Out­sider’s ques­tion helps spur a health sys­tem COO’s quest for safer pa­tient care

Some­times it takes an out­sider to point out an un­com­fort­able truth. I en­coun­tered that bit of wis­dom early in my ca­reer, running my first hos­pi­tal in cen­tral In­di­ana in the mid-1990s.

Modern Healthcare - - COMMENT - By Al Gat­mai­tan In­ter­ested in sub­mit­ting a Guest Ex­pert op-ed? View guide­lines at modernhealth­care.com/op-ed. Send drafts to As­sis­tant Man­ag­ing Ed­i­tor David May at dmay@modernhealth­care.com.

One of our board mem­bers, an auto engi­neer, couldn’t un­der­stand why the hos­pi­tal didn’t set a zero-tol­er­ance goal for med­i­cal er­rors. If his com­pany could de­mand 100% re­li­a­bil­ity for air bags and en­gine starters, why couldn’t hos­pi­tals do the same for trauma care and surg­eries?

The ob­ser­va­tion be­gan my 20-year quest into that most vex­ing of health­care is­sues: pa­tient harm rates that re­main un­ac­cept­ably high.

Soon after our board mem­ber posed his un­set­tling ques­tion, the In­sti­tute of Medicine re­leased its fa­mous re­port, To

Err is Hu­man. It laid out the shock­ing find­ing that med­i­cal er­rors caused up to 99,000 U.S. hos­pi­tals deaths a year. Some sub­se­quent stud­ies showed even higher lev­els of pre­ventable deaths.

My hos­pi­tal was then part of a sys­tem, and I still re­mem­ber our CEO be­ing shaken by the re­port. He said ac­cep­tance of er­ror in health­care had to change.

A year later, I found my­self de­sign­ing a new hos­pi­tal in the In­di­anapo­lis sub­urbs. Here, I thought, was a chance to change things. We would at­tack med­i­cal er­rors at their roots through in­tel­li­gent build­ing de­sign, state-of-the-art med­i­cal equip­ment, care­fully trained staff and lead­ers com­mit­ted to a cul­ture of safety.

We have been im­mensely proud of that new hos­pi­tal, even win­ning recog­ni­tions for pa­tient safety, but I found out the neme­sis of avoid­able pa­tient harm is harder to beat than I imag­ined.

The 2000s would bring new re­search that opened my eyes even more to the dizzy­ing com­plex­i­ties of pa­tient safety, mak­ing me ques­tion the ways provid- er or­ga­ni­za­tions carry out their vi­tal health­care mis­sion.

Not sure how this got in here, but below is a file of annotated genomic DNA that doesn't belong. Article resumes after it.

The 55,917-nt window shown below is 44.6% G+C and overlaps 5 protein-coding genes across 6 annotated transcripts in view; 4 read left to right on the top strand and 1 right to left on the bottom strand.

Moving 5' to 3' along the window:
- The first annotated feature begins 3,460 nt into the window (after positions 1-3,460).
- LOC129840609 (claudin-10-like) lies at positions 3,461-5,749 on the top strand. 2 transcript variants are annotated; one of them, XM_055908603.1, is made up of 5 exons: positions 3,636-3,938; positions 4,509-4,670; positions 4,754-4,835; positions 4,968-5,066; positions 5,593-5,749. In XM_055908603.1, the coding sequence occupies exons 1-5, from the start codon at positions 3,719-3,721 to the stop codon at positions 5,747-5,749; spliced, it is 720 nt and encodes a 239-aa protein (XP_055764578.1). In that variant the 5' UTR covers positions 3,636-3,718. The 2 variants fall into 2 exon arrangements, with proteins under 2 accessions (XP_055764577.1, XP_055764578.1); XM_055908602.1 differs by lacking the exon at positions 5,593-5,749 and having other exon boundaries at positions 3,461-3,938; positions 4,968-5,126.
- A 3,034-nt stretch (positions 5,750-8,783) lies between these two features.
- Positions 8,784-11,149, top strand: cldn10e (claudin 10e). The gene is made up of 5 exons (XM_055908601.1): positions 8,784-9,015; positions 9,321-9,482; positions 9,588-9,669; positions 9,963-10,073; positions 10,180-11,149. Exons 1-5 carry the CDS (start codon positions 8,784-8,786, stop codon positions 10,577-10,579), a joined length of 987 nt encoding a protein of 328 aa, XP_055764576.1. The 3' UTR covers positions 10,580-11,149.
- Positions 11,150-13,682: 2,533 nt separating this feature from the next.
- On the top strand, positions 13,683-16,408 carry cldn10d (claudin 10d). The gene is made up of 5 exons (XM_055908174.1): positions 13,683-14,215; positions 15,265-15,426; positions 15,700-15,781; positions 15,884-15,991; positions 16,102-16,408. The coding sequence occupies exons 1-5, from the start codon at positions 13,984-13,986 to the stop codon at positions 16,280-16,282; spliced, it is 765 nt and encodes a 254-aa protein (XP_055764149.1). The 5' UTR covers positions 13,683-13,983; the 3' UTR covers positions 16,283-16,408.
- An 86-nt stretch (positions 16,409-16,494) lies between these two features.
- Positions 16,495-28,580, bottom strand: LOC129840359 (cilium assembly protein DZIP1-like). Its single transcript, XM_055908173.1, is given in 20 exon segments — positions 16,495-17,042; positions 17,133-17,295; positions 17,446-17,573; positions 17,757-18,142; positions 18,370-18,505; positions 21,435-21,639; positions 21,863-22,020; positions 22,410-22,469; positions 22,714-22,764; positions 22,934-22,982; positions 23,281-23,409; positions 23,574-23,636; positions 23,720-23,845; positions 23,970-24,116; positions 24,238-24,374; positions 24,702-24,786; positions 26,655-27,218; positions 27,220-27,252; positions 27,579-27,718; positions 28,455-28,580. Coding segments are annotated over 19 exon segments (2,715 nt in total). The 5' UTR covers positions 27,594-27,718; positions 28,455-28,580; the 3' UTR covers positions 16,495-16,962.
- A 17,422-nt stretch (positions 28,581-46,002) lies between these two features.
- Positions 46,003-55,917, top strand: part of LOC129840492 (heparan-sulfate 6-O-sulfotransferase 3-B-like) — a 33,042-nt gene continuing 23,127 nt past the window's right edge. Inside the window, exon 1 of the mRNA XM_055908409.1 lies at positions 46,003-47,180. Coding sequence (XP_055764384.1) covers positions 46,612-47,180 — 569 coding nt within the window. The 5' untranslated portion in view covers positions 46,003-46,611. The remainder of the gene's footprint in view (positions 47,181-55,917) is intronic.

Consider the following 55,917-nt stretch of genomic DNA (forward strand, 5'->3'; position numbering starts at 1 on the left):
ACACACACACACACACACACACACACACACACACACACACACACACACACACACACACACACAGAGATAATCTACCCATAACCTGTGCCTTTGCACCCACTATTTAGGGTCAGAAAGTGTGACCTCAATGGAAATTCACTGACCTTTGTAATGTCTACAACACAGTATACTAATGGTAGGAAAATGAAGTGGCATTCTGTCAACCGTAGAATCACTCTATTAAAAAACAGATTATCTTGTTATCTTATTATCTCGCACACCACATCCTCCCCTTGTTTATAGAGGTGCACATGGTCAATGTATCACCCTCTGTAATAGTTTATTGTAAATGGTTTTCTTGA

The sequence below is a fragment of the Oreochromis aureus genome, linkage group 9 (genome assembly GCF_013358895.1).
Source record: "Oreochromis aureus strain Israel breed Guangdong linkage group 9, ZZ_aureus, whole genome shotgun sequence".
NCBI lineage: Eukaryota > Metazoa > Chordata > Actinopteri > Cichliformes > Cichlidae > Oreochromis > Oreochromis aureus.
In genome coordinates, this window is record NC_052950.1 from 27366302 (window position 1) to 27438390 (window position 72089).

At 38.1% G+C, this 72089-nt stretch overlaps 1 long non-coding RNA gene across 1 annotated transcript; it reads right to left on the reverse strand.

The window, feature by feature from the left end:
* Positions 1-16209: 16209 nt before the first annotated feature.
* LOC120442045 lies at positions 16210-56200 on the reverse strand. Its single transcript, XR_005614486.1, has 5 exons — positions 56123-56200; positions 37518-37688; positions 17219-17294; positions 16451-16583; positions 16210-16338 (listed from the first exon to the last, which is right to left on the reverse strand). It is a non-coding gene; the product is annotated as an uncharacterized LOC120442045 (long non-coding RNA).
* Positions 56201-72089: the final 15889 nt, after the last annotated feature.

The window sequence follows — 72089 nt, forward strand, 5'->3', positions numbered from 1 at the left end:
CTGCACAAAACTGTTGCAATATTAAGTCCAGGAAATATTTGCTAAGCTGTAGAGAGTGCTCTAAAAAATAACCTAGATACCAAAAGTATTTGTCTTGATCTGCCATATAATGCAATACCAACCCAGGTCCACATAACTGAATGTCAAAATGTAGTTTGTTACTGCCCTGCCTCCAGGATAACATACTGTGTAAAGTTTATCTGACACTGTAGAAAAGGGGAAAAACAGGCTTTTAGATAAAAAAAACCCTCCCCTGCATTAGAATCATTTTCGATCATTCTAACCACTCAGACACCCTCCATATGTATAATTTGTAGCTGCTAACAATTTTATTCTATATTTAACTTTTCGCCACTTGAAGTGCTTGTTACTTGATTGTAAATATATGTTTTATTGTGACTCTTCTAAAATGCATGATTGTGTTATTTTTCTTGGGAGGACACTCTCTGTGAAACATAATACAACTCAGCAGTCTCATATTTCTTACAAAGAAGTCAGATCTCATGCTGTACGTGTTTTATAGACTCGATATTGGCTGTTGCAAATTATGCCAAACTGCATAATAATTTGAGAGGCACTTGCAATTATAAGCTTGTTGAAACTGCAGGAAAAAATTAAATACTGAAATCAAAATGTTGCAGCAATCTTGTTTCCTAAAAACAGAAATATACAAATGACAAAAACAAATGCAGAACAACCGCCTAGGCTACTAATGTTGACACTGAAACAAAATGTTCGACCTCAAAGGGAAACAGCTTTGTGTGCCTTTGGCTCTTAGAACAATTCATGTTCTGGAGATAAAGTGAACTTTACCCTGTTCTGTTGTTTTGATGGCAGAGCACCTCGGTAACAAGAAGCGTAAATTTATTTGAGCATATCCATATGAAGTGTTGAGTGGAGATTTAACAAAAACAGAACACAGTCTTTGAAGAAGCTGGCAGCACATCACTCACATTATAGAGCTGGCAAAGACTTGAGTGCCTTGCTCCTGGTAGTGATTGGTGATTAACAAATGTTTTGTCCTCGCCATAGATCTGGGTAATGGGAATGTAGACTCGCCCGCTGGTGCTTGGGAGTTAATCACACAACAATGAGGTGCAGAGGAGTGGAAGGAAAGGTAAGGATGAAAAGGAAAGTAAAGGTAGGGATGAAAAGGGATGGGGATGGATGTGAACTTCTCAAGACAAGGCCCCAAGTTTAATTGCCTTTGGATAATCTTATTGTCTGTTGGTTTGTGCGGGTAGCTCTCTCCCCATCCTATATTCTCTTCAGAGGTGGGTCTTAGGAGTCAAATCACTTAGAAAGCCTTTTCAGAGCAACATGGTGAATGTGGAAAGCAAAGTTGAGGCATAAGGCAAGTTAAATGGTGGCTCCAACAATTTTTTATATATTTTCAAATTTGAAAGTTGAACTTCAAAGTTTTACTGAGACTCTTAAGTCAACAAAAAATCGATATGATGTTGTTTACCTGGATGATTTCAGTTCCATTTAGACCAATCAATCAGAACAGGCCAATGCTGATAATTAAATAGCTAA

As I un­der­lined and high­lighted my way through books such as Lead­er­ship

and the New Sci­ence and Be­yond He­roes, and put some of their novel sug­ges­tions into prac­tice, I’ve been in­spired. I think we have our neme­sis on the run.

Cer­tainly we’ve had en­cour­ag­ing suc­cesses at In­di­ana Univer­sity Health. We now have met­rics and qual­ity dash­boards in place that tell us about ev­ery harm event and mea­sure the ef­fec­tive­ness of our safety ef­forts. (In­for­ma­tion most ev­ery­one lacked when my ca­reer be­gan.) And IU Health cer­tainly isn’t alone in mak­ing these ad­vances.

An­other ini­tia­tive at IU Health that’s pay­ing off is the use of Lean op­er­at­ing pro­cesses to im­prove qual­ity of care. After com­mit­ting to a trans­for­ma­tion of our op­er­at­ing sys­tem four years ago, we’ve seen in­di­vid­ual hos­pi­tal nurs­ing units cut pa­tient harm in­ci­dents to zero; am­bu­la­tory di­ag­nos­tic cen­ters re­duce pa­tient ap­point­ment wait times from months to days; and physi­cian of­fices re-ar­range their work­day so not a sin­gle pa­tient phone call, email or fax goes unan­swered.

The im­pact on pa­tient care has been heart­en­ing. In the past year alone, IU Health’s 14-hos­pi­tal sys­tem cut pa­tient harm in­ci­dents by 18%.

In my pa­tient-safety jour­ney I’ve had to come to terms with hard-toswal­low findings. My fa­ther was a small-town doc­tor and my mother was a nurse, so one find­ing was es­pe­cially tough on me: In health­care, the big­gest ob­sta­cle to avoid­ing pa­tient harm is none other than health­care work­ers them­selves.

We’re work­ing to change that as well. Re­search based in com­plex­ity the­ory shows that, no mat­ter how much train­ing and ex­pe­ri­ence doc­tors, nurses and ad­min­is­tra­tors have, or how hard they work, if they hope to have a shot at ze­ro­ing-out pa­tient harm events they need re-en­gi­neered pro­cesses and some crit­i­cal soft skills. Namely, the abil­ity to self-or­ga­nize, work well in teams and con­sis­tently re­spond with the right moves in the of­ten chaotic world of pa­tient care.

So im­part­ing these vi­tal soft skills with a “stan­dard work” ap­proach has be­come a pri­or­ity. We’re build­ing teams skilled in flaw­less “hand­offs”— mov­ing pa­tients from one care­giver to the next—and so at­tuned to their jobs they can ad­just on-the-go when things turn chaotic.

A zero-tol­er­ance goal for med­i­cal er­rors? I think I can fi­nally say to my long­time engi­neer friend: Bring it on.

Al Gat­mai­tan is ex­ec­u­tive vice pres­i­dent and chief op­er­at­ing of­fi­cer of In­di­ana Univer­sity Health in In­di­anapo­lis.

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